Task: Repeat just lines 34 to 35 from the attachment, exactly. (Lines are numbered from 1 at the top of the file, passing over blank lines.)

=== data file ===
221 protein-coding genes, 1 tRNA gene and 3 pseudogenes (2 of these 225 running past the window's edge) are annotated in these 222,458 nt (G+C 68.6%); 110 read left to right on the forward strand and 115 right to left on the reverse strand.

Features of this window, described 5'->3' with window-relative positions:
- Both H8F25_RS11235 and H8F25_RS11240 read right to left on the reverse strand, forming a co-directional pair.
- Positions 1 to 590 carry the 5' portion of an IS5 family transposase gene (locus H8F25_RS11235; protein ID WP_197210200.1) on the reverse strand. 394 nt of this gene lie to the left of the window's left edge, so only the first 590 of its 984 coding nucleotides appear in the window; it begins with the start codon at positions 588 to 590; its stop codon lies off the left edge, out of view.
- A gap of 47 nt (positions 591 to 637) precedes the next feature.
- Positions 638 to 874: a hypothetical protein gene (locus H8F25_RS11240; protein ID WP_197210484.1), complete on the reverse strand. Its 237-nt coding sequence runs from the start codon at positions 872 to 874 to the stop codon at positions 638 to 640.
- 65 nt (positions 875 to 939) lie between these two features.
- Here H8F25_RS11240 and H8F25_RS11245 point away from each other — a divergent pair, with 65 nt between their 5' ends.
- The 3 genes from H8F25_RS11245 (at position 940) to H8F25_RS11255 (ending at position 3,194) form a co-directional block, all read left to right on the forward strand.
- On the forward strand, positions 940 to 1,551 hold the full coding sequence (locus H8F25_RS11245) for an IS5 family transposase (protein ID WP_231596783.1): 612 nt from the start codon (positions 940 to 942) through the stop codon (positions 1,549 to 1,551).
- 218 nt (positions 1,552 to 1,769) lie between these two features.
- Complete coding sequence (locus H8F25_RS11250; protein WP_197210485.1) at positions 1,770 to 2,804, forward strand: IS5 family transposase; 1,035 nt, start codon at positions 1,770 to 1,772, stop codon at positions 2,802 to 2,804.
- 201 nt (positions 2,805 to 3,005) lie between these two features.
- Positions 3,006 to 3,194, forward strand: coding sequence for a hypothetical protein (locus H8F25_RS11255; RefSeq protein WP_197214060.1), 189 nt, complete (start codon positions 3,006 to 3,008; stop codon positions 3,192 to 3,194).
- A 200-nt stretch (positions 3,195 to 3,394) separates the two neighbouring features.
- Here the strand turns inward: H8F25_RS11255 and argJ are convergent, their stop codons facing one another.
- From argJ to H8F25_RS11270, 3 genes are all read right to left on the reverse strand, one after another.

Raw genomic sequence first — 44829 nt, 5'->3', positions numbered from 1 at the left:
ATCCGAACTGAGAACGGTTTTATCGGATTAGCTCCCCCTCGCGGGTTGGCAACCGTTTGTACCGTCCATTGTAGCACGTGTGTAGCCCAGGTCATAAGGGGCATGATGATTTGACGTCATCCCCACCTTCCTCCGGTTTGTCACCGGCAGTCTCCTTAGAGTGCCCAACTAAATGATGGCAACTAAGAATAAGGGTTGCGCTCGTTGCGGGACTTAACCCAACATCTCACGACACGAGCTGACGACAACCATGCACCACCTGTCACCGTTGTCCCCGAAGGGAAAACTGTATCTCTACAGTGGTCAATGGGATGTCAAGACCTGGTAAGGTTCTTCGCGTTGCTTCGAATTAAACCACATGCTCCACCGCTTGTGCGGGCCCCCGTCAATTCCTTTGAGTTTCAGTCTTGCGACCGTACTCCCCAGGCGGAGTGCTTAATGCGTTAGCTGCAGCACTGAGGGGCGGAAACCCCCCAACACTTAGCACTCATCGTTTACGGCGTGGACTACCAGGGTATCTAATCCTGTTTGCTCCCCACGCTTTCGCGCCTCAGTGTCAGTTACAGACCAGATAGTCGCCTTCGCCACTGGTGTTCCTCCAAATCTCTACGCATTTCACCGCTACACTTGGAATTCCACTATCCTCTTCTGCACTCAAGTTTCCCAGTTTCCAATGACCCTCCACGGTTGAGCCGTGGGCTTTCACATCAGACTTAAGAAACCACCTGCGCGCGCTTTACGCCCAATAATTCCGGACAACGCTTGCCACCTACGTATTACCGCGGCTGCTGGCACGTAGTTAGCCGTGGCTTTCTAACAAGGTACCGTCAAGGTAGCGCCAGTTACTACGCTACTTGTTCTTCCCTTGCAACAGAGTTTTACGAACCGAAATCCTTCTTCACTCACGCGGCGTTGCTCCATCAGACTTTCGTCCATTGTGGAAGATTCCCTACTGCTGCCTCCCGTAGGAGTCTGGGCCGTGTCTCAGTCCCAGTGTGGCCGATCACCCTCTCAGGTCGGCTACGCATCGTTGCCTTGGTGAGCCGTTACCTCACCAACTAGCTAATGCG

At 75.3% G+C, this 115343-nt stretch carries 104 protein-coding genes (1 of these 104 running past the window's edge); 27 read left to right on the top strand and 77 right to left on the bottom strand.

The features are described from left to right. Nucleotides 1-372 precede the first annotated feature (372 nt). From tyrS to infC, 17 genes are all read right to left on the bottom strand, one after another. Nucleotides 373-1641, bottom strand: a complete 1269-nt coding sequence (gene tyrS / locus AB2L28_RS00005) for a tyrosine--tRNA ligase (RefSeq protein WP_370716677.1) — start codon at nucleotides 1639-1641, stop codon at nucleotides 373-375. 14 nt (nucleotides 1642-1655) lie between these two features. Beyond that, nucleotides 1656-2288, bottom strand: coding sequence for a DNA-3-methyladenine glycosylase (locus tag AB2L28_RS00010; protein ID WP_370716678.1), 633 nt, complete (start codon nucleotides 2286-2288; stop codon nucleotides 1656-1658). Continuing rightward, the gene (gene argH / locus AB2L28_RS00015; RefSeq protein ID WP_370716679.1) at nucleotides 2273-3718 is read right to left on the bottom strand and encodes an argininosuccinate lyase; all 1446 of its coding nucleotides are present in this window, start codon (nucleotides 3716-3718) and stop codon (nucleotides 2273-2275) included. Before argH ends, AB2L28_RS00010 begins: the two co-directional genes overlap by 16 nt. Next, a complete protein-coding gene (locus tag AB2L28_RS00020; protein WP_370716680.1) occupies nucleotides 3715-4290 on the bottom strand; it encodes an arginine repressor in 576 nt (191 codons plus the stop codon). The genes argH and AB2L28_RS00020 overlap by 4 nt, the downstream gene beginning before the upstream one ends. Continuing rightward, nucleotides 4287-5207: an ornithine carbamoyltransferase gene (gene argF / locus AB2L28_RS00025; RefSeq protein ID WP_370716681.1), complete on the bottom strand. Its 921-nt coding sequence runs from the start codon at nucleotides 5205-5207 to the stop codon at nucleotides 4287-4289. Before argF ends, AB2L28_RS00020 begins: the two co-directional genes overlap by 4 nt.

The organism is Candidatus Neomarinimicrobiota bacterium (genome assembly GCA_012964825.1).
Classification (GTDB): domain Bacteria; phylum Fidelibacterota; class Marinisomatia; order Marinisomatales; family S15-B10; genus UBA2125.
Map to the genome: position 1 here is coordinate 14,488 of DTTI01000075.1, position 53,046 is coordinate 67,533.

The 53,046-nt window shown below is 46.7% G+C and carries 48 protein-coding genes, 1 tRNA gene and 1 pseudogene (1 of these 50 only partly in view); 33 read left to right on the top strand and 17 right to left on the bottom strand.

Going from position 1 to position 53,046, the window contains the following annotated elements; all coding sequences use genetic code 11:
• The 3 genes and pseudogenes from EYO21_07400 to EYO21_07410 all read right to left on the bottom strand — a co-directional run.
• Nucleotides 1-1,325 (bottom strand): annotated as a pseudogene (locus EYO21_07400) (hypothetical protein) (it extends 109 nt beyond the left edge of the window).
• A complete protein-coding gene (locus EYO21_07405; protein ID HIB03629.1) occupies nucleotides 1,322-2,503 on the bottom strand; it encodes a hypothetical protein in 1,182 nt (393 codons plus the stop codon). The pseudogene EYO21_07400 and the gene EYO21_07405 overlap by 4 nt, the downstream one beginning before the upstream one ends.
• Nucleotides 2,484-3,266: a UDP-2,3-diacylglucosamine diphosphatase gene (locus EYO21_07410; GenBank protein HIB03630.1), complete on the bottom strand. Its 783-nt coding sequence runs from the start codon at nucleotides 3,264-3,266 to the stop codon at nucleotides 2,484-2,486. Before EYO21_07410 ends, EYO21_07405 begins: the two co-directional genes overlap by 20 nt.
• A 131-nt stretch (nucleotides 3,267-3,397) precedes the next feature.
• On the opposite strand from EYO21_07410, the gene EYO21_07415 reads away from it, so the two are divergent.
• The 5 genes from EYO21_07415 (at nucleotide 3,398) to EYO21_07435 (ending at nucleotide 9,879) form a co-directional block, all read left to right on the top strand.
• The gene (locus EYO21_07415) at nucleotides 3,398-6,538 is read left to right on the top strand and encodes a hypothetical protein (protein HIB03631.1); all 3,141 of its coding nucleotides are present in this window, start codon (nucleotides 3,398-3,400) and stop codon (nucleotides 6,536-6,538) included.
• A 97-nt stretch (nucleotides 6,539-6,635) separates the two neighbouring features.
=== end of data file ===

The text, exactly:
• The gene (locus EYO21_07415) at nucleotides 3,398-6,538 is read left to right on the top strand and encodes a hypothetical protein (protein HIB03631.1); all 3,141 of its coding nucleotides are present in this window, start codon (nucleotides 3,398-3,400) and stop codon (nucleotides 6,536-6,538) included.
• A 97-nt stretch (nucleotides 6,539-6,635) separates the two neighbouring features.